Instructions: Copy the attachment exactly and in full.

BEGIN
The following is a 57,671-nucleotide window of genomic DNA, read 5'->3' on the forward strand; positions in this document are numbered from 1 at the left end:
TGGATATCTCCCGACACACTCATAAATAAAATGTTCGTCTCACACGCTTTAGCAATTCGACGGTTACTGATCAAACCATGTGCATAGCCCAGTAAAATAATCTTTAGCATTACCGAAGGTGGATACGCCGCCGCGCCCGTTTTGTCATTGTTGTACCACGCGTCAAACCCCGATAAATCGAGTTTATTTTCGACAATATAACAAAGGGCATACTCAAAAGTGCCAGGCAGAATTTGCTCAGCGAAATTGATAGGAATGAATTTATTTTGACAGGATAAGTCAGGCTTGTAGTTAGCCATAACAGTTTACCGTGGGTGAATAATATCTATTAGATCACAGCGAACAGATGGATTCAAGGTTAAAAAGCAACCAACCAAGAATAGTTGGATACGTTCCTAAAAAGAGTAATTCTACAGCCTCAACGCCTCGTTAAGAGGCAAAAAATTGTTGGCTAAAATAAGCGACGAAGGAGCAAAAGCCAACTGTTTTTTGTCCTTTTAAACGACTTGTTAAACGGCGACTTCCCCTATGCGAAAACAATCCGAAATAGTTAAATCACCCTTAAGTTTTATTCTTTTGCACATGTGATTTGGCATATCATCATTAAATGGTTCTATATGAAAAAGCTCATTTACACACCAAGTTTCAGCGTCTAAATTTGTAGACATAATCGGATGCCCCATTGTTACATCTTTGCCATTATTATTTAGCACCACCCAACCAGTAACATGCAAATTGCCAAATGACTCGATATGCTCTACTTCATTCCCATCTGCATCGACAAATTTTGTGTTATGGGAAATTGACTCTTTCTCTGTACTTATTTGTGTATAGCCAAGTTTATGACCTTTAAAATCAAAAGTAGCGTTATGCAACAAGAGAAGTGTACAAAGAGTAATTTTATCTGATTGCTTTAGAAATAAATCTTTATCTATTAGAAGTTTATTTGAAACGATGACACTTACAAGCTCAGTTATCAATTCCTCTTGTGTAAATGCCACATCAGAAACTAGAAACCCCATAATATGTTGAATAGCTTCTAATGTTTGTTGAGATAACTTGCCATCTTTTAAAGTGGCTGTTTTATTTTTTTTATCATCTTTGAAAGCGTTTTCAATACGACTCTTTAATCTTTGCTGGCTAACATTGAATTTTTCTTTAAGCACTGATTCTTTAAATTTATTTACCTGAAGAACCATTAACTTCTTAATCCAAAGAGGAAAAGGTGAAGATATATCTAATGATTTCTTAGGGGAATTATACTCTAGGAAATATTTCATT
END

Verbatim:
The following is a 57,671-nucleotide window of genomic DNA, read 5'->3' on the forward strand; positions in this document are numbered from 1 at the left end:
TGGATATCTCCCGACACACTCATAAATAAAATGTTCGTCTCACACGCTTTAGCAATTCGACGGTTACTGATCAAACCATGTGCATAGCCCAGTAAAATAATCTTTAGCATTACCGAAGGTGGATACGCCGCCGCGCCCGTTTTGTCATTGTTGTACCACGCGTCAAACCCCGATAAATCGAGTTTATTTTCGACAATATAACAAAGGGCATACTCAAAAGTGCCAGGCAGAATTTGCTCAGCGAAATTGATAGGAATGAATTTATTTTGACAGGATAAGTCAGGCTTGTAGTTAGCCATAACAGTTTACCGTGGGTGAATAATATCTATTAGATCACAGCGAACAGATGGATTCAAGGTTAAAAAGCAACCAACCAAGAATAGTTGGATACGTTCCTAAAAAGAGTAATTCTACAGCCTCAACGCCTCGTTAAGAGGCAAAAAATTGTTGGCTAAAATAAGCGACGAAGGAGCAAAAGCCAACTGTTTTTTGTCCTTTTAAACGACTTGTTAAACGGCGACTTCCCCTATGCGAAAACAATCCGAAATAGTTAAATCACCCTTAAGTTTTATTCTTTTGCACATGTGATTTGGCATATCATCATTAAATGGTTCTATATGAAAAAGCTCATTTACACACCAAGTTTCAGCGTCTAAATTTGTAGACATAATCGGATGCCCCATTGTTACATCTTTGCCATTATTATTTAGCACCACCCAACCAGTAACATGCAAATTGCCAAATGACTCGATATGCTCTACTTCATTCCCATCTGCATCGACAAATTTTGTGTTATGGGAAATTGACTCTTTCTCTGTACTTATTTGTGTATAGCCAAGTTTATGACCTTTAAAATCAAAAGTAGCGTTATGCAACAAGAGAAGTGTACAAAGAGTAATTTTATCTGATTGCTTTAGAAATAAATCTTTATCTATTAGAAGTTTATTTGAAACGATGACACTTACAAGCTCAGTTATCAATTCCTCTTGTGTAAATGCCACATCAGAAACTAGAAACCCCATAATATGTTGAATAGCTTCTAATGTTTGTTGAGATAACTTGCCATCTTTTAAAGTGGCTGTTTTATTTTTTTTATCATCTTTGAAAGCGTTTTCAATACGACTCTTTAATCTTTGCTGGCTAACATTGAATTTTTCTTTAAGCACTGATTCTTTAAATTTATTTACCTGAAGAACCATTAACTTCTTAATCCAAAGAGGAAAAGGTGAAGATATATCTAATGATTTCTTAGGGGAATTATACTCTAGGAAATATTTCATT